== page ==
Cradle Position

The most common mistake mothers make when using the cradle position is to have their baby too far across their body. This picture is an excellent example, to get a a really good latch this baby should be moved further to the left of this mothers body. This will improve the baby's ability to latch on because they will be able to tilt their head back a little.

The most important things to remember are:

  • Have your baby's nose in line with the nipple, not their lips
  • Keep your baby's body facing yours so that their neck is in line with their body
  • Don't restrict your baby's head movement, allow it to tilt back a little

To get a really good latch around the nipple you actually need to have it placed asymmetrically in the baby's mouth. This means that before your baby attaches you should have their head positioned so that the nipple is in line with their nose. For a newborn this often means that your baby won't be resting their head on your elbow, but instead further down your forearm just above your wrist.

Sometimes to initiate the latch with a newborn it can be easier to have them supported in the cross cradle hold as seen in the asymmetric latch video, and then switch to the cradle hold once they have achieved good attachment.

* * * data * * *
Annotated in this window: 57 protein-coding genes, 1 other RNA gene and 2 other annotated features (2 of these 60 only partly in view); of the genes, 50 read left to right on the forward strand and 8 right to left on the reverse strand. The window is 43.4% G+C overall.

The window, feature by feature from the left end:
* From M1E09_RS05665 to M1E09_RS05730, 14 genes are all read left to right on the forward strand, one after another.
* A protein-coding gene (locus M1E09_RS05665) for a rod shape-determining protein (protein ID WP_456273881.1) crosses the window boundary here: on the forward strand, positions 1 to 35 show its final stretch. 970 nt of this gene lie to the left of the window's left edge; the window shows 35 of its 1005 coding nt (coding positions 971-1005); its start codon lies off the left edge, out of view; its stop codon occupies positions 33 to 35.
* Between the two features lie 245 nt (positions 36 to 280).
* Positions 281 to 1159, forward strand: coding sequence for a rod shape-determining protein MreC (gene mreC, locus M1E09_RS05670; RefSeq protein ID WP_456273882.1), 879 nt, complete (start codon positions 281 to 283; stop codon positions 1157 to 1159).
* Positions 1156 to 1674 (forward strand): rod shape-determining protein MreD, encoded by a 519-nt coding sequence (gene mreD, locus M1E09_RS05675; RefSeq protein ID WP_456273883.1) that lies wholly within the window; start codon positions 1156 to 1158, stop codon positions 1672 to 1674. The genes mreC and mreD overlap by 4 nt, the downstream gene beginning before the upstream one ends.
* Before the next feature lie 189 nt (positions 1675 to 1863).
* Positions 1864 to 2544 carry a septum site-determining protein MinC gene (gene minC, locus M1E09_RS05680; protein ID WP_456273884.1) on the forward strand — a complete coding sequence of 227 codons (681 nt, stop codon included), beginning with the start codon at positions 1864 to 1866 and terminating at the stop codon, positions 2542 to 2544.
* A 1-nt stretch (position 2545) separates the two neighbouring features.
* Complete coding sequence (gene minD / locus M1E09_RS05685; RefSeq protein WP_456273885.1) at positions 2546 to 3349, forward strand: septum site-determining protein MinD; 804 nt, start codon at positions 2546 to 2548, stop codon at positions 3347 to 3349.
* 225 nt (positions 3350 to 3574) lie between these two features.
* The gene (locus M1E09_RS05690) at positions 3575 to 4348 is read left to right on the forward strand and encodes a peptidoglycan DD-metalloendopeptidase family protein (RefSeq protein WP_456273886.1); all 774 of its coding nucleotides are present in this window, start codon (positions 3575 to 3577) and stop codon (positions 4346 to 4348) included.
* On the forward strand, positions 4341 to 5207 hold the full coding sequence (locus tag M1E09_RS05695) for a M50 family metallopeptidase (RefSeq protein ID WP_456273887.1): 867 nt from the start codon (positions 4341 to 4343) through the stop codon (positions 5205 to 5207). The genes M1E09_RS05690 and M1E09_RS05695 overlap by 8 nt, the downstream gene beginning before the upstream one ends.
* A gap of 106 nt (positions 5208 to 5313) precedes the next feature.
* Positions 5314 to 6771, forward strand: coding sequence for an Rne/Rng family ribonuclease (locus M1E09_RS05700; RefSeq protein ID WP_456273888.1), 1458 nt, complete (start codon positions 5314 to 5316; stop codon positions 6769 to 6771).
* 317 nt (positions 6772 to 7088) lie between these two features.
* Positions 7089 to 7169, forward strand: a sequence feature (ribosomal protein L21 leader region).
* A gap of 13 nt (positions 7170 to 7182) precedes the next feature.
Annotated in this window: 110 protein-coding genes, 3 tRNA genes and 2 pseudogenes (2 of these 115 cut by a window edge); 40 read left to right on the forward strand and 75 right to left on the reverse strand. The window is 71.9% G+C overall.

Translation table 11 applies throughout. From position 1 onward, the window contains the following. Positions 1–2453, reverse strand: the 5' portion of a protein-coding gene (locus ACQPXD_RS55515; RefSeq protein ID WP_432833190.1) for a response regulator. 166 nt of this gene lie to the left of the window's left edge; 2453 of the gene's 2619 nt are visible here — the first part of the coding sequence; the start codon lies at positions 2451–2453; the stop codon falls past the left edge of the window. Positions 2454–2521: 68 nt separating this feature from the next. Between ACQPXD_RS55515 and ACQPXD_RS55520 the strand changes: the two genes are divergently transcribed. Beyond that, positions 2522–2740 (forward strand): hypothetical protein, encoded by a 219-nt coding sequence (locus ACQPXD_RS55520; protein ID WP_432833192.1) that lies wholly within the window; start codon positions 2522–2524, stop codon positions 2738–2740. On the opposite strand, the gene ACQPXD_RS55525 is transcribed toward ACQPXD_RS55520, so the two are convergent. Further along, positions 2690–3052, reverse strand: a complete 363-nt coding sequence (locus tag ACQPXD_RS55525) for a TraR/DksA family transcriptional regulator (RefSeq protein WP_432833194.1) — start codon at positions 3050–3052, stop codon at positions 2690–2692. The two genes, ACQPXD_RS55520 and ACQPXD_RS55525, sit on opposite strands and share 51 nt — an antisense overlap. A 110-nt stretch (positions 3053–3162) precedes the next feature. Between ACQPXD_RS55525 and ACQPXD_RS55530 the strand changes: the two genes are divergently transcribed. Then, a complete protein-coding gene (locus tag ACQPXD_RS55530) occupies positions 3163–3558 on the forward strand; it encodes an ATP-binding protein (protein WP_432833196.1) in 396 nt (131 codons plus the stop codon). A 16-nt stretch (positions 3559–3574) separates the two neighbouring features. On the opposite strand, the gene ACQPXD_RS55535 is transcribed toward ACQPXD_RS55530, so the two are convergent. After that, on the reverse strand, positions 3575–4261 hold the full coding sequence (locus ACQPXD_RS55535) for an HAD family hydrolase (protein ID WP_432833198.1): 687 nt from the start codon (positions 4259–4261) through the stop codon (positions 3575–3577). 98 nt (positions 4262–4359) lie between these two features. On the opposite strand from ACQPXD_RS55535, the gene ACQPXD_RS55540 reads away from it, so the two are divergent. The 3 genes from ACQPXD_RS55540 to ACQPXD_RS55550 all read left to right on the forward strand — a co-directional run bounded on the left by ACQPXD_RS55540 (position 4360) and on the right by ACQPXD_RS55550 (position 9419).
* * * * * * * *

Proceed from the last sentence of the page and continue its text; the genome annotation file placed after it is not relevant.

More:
Holding your baby across your body can become very tiring. It is now commonly accepted that you can have your baby in a diagonal line across your body so that your arm is not tired too quickly during the feed. This position is also excellent for achieving baby led attachment which will . When viewing this video however, not that the mother doesn't have the baby positioned quite as well as she could. This baby is too high up the mothers body to allow easy drinking once they have attached.

Now to your baby's posture. Many babies being fed in the cradle position end up lying on their backs with their head turned at a 90 degree angle to attach to the breast. If you imagine yourself doing that for half an hour or so and how cramped your muscles become it is then not surprising that babies can become irritable during a feed.

So the first and most important thing to remember is to keep your babies belly facing your own. This should keep their spine in a straight line. You can check this in a mirror or get your partner or a friend to help you.

Secondly there is no need to hold the babies head in position. You just need to have their body supported so that their head is in the right position. Not holding the baby's head allows the baby to move into a more comfortable position if they are getting pain in their neck, and also allows them to suckle more efficiently, aiding you to drain all the ducts from that breast instead of just from one side so you can avoid blocked ducts and mastitis.

Click here for more detailed information about Breastfeeding Positioning and Attachment in the Cradle Hold

Would You Like to Learn More About Other Breastfeeding Positions?

Breastfeeding Lying on Your Back

The Saddle Position

Breastfeeding with Your Baby's Legs Over Your Shoulder

The Football/Underarm Position

Breastfeeding Lying on Your Side

The Cradle and Cross Cradle Hold

Discreet Public Breastfeeding in the Carrier

Back to Breastfeeding Positions

Back to the Breastfeeding Babies home page


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